Putt-Putt Golf holds a place of special nostalgia for millions of Americans, particularly baby boomers and Gen Xers who spent summers on the 18-hole miniature golf courses navigating obstacles and competing to stay on par.
The company started in 1954—with its heyday in the '60s and '70s—and grew to more than 300 locations and emerged as a household name. As the only branded miniature golf firm in the world, Putt-Putt secured copyrights on everything from the obstacles to the type of green carpet used on its courses.
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In the '80s and '90s, things began to change. Interest in miniature golf declined, and the large properties needed to accommodate miniature golf forced the closure of many locations.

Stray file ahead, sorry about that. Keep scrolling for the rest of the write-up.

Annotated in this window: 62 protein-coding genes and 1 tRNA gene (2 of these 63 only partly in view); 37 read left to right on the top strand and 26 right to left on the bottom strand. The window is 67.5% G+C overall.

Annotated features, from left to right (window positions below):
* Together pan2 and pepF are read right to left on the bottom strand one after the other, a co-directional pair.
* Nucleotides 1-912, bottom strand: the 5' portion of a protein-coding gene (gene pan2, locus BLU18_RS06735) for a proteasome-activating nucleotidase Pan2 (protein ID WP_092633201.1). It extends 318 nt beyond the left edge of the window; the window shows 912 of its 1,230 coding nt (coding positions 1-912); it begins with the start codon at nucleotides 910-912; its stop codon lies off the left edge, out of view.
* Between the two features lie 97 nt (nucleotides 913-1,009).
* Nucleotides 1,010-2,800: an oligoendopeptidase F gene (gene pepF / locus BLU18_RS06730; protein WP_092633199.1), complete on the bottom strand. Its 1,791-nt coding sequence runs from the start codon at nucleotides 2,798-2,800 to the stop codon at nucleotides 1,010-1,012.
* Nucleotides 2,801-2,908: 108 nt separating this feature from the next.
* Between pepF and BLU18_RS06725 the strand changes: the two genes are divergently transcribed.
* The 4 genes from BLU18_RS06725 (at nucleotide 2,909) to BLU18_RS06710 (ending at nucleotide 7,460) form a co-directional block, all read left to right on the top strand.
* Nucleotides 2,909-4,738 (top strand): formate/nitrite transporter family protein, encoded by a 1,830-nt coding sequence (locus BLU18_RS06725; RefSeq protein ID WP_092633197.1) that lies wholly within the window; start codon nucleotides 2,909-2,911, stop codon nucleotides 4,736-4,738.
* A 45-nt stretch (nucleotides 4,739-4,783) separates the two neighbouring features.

"The model of the '50s and '60s no longer works in the 21st century," said Putt-Putt CEO David Callahan. Callahan, a Fayetteville native, bought the company in 2004 with the goal of restoring Putt-Putt's image and creating a new franchise model that's profitable.